Little did I know I’d wandered in the dark for so many years.
Even in the midst of shiny fairways and glistening white sand bunkers on those sun-drenched days on the course, I played golf for decades in a veil of ignorance and confusion.
That all changed recently when I made the biggest golf purchase of my life: the Garmin Approach Z82. At $ 500, it’s one of the most expensive golf rangefinders on the market after it went on sale on Father’s Day, lowering it from its usual $ 600 price tag.
OK what drew me to this wasteful spending place? I’ve never been much into golf equipment. I’m not even that much into gear. I still play Titleist DCI 962 irons from the early 90’s. My Callaway FT-i driver was old enough for a bar mitzvah last year.
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How did this happen? How did I suddenly go from a curmudgeon Luddite to Al Czervik, Rodney Dangerfield’s rowdy, lavish character in “Caddyshack”? Or worse, Judge Smails?
The truth is, I had a revelation in May when I played my first round at the Stoatin Brae near Battle Creek. The course was great and I played pretty well. After chipping for birdie on the 12th hole, I brushed a drive on the 13th hole, leaving me about 140 yards to an uphill green. The course has an app you can download to help with the removal, but I couldn’t get the app to work. I couldn’t feel the wind off the fairway and had no idea how deep the green was. I flushed an 8 iron – right over the green. I did double bogey.
It was the same on the next hole, a short par 3 from a raised tee box. I washed another short iron – over the green, just past the trailing edge. Leprechaun.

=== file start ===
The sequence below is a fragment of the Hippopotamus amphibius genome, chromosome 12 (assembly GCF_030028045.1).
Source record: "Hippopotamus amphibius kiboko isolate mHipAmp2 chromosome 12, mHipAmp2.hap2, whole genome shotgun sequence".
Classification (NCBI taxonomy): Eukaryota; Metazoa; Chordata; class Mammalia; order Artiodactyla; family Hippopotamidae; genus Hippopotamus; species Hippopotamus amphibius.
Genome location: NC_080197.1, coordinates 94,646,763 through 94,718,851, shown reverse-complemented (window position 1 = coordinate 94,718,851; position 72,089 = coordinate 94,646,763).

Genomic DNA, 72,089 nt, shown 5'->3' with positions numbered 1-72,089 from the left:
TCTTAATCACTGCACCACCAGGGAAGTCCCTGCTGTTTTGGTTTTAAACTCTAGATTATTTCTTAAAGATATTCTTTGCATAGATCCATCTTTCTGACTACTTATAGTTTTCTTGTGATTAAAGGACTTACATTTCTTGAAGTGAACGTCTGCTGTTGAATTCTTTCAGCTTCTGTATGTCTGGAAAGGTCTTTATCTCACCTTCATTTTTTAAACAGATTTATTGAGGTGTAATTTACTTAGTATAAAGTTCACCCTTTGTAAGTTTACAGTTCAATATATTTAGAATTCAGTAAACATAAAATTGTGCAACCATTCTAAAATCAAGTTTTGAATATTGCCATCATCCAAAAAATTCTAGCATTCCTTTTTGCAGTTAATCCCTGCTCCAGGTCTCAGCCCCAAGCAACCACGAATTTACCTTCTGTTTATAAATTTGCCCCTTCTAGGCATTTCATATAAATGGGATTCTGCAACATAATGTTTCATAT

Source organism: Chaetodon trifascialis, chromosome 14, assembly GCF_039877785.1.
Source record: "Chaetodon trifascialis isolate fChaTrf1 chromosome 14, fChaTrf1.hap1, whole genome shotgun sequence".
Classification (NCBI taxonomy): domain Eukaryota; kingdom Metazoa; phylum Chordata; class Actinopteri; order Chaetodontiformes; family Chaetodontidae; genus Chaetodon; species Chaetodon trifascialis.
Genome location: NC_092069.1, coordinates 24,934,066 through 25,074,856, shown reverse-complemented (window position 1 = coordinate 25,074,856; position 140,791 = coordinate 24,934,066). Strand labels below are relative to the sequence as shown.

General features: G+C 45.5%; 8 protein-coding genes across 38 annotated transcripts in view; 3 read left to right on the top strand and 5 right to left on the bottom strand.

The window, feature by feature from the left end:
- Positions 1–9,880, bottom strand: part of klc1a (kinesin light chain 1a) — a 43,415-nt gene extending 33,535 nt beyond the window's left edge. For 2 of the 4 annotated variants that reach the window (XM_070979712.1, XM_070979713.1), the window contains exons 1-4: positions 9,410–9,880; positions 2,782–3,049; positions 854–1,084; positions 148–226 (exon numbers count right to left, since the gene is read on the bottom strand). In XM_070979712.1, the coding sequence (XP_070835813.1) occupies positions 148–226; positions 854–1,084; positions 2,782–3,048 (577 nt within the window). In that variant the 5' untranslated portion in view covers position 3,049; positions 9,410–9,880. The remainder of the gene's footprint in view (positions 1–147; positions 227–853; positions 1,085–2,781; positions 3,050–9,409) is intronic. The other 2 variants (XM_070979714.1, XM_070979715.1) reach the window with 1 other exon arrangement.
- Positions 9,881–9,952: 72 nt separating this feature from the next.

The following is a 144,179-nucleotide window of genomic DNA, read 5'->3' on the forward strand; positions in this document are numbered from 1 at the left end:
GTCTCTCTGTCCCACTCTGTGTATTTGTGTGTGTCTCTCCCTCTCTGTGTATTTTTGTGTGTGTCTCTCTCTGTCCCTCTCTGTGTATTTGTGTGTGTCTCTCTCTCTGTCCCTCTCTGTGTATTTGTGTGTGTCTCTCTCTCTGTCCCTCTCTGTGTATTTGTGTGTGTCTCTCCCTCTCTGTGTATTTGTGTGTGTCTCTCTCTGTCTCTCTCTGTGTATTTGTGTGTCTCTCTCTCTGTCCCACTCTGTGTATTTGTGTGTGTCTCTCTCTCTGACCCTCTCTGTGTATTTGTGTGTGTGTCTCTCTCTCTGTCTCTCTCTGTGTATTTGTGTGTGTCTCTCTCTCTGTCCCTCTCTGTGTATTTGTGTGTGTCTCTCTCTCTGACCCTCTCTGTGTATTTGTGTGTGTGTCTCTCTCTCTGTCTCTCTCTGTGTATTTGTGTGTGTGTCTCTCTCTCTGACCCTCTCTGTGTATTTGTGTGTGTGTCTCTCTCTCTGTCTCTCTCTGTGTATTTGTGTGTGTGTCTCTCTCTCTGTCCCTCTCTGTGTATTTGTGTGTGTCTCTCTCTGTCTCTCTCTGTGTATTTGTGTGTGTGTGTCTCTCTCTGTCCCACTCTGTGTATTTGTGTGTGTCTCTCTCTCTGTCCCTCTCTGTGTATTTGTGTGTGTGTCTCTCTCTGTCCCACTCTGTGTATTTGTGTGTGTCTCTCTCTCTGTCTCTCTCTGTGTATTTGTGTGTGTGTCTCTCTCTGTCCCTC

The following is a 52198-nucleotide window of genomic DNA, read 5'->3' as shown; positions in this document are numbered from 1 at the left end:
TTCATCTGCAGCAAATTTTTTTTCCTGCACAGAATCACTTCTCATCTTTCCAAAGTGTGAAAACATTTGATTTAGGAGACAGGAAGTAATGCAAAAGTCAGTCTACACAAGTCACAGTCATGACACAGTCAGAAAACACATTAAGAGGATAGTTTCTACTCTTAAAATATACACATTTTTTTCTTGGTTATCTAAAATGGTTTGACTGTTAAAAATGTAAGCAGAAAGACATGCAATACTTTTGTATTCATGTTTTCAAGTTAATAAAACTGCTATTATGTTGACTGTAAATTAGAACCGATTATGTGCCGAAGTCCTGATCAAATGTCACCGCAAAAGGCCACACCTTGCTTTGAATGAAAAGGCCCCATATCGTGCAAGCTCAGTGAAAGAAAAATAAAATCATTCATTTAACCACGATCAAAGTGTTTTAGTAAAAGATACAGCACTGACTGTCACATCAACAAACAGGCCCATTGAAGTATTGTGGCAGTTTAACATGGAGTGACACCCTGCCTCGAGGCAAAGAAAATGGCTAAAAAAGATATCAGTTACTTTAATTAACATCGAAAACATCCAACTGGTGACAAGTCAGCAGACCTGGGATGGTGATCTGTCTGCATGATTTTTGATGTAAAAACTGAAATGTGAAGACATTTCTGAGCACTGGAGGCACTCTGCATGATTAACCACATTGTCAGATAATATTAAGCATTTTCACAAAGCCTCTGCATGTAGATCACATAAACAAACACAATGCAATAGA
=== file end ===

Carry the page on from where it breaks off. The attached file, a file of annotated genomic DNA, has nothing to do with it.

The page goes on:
That’s when I knew I needed help. I had to stop flying blind and cheating on myself for good performance. It is hard enough to hit a golf swing accurately, so it is especially evacuated when you take that swing only to negate that effort with complicated environmental calculations.
After that bogey on the par-3, I knew I was going to buy the best rangefinder I could get. But which one? There are so many rangefinders out there that choosing one is daunting. I figured I’d go for the most popular Bushnell model, but I had to choose between the Tour V5 Shift, which offers incline technology to account for elevation changes, and the hybrid, which has no incline but has GPS that provides information about dangers and green depths. Each costs $ 400.
Then I came across Garmin. Known for its GPS technology, the company offered slope and, of course, GPS. But what won me over was that it has a 2-dimensional overlay map of each hole on 42,000 pre-installed courses. This means you can preview the entire hole with precise distances for carry and layups before you tee off. And with GPS, it automatically loads the course when you drive into the parking lot.
But Garmin is more than that. Its viewfinder is very different from most rangefinders. Instead of a binocular-style magnified lens, the Garmin has a high-resolution OLED color screen that makes it seem like you’re playing a video game with all of the color graphics on the rectangular screen.
I tried it on a course I’d never played before: Arthur Hills’ The Legacy in Ottawa Lake. I was blown away by the graphics, information and how quickly it woke up from GPS standby mode.